|Title of item: Reflections of a Bin Bag Boy
Chapter title/number: Chapter 1: 1st Departure
Setting: I actually found the story lacking in this area. Where is he? What does he see/smell/hear? What did he concentrate on when he wasn't listening?
Character Development: You switch from being 6 yrs old to 7 yrs old without any transition at all. How did he perfect his blank/evil looks? You might try adding a bit about what Barry and Judith said to Pauline as time went on, like them commenting on his icy personality and being sure they could get through, to uncertainty, to fear, etc. That really bothered me, that you kind of announced that they feared you without going into how or why. Sure, throwing tantrums and urinating everywhere are things that could drive a person bonkers, true, but what was the emotion-level in the house? How did they handle it? Yelling? Giving him a "talking-to?" What?
Historical Referencing: This was not addressed. I have no idea what time period this is taking place, other than to assume it's somewhat present-day. 90s perhaps?
Plot: Did it leave you asking the right questions or were you totally lost? At the end, I was so dis-connected with the story that I had to ask myself why I cared about this little boy. I knew that in places I almost connected with the story, but then I would lose it again. For example, the paragraph about his grandmother where he's asking all the questions. They make me see a lost, confused little boy and I feel sorry for him and angry, too. But then, in the next paragraph, where he's talking about a subsequent conversation with Pauline, I found myself sighing and wanting to skip to the end. Actually, if you could inject some dialogue, that would help greatly. Writing in the 1st person is very difficult, and you might feel like you're distorting the story by adding dialogue you don't really remember, but if you treat this as you would if you were writing about a stranger, you might find that the picture becomes a little clearer for your readers.
Grammatical: I noticed a few spelling errors and a couple places where the returns were missed, but they didn't distract from my reading. What did bother me was your use of commas. Commas are used to make the reader pause, to help pace the flow of the story, as if you were telling it to someone rather than writing it down. Try reading your piece out loud to determine if you should put a comma there or separate the sentence into two. Also, "however" is a conjunction word, to join two separate sentences into one by using a semi-colon or a comma. Very rarely can it stand on its own to start a sentence.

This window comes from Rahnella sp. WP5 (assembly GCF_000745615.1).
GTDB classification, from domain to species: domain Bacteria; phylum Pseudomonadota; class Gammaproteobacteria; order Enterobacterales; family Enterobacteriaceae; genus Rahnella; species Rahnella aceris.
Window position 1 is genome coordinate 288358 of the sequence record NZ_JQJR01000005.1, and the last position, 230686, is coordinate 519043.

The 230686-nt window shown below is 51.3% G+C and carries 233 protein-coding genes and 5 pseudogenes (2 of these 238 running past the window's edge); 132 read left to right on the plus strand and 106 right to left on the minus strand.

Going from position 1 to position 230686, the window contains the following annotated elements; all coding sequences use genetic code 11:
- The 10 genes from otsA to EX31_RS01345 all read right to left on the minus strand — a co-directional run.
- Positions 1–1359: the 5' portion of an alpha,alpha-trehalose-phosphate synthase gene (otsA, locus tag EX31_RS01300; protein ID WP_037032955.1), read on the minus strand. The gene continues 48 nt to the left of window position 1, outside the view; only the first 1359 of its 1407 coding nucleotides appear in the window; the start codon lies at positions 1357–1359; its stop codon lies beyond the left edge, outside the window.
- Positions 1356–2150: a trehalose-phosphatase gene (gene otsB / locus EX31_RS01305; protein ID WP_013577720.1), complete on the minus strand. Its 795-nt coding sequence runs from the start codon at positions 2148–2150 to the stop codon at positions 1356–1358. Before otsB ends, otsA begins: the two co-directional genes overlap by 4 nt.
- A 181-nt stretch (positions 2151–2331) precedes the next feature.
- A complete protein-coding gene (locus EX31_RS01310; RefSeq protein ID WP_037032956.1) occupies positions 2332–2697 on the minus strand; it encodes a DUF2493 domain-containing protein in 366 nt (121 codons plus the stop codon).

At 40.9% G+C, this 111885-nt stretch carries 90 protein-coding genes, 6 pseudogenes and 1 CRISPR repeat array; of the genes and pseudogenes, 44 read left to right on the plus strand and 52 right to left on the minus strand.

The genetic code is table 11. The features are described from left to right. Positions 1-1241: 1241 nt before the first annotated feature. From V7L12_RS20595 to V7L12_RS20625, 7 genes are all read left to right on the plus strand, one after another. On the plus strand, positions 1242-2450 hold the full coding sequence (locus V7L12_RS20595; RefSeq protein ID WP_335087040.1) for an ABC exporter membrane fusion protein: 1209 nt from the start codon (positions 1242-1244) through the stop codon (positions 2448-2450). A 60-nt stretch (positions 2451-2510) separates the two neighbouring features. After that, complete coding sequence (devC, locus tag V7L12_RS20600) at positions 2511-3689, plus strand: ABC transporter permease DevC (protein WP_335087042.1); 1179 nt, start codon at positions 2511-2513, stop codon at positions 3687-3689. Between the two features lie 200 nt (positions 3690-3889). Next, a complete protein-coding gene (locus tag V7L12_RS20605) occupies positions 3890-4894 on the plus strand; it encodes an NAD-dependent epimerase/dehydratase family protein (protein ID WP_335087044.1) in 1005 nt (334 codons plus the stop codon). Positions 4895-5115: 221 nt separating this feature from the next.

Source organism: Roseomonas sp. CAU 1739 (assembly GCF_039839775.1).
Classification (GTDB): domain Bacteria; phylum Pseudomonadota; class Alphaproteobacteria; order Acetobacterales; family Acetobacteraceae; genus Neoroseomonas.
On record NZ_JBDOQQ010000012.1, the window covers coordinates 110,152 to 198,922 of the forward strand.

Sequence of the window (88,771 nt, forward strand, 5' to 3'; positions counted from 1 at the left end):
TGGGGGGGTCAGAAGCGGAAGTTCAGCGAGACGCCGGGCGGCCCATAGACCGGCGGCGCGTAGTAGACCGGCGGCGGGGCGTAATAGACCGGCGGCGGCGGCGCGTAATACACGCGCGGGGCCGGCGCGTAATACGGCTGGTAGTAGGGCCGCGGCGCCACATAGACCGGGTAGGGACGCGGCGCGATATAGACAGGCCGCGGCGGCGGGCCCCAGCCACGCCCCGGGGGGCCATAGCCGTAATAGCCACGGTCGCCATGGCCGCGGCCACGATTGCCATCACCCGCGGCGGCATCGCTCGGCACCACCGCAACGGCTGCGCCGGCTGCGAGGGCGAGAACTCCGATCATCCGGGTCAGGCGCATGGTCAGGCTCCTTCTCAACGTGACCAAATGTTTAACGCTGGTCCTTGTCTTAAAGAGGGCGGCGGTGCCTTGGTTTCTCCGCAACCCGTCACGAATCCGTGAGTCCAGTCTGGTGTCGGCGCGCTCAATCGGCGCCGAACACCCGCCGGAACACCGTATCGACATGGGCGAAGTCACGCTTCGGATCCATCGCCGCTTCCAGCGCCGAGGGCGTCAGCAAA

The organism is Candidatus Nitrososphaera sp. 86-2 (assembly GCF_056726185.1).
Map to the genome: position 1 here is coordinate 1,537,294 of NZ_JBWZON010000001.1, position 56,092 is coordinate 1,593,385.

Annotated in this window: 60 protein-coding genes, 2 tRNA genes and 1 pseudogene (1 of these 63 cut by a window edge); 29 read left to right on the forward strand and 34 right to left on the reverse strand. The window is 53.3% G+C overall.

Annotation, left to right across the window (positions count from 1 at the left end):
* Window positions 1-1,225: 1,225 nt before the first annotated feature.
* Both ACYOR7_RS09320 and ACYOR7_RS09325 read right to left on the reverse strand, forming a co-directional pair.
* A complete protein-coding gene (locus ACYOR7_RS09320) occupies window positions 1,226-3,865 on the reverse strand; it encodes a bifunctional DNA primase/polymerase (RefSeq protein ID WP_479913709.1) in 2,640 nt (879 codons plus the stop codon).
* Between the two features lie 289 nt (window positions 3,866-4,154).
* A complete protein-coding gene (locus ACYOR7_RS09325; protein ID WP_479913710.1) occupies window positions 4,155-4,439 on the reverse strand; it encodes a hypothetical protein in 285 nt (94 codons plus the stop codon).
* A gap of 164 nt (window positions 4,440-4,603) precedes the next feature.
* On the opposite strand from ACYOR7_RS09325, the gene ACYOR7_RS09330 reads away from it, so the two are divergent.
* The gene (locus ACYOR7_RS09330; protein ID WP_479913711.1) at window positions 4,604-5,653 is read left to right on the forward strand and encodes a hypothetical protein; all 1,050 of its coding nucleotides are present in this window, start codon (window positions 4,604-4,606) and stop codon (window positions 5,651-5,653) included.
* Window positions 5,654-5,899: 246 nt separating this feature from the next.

General: Try to show more instead of tell about what's going on. The main character is very two-dimensional. It's like a dry lecture instead of a warm face-to-face confession, which is what I thought you were trying to achieve. I had an english teacher tell me once that you should write descriptions as if you're viewing a silent movie and trying to explain it to someone who is blind. If I tried to visualize this piece I would come up with an almost-complete blank.
Personal Opinion: To me, this is a simple recitation of a past experience. It is well written, but fails to connect to the audience. Remember that your reader can't see what's in your mind's eye as you write. Show more than tell and inject some life into this. You're so close to having a tear-jerker here, but your descriptions do more to isolate the reader than to bring him into the story.
Comment in a Box Score ("Comment-In-A-Box" ): 3.5
Good luck with publishing! Write on!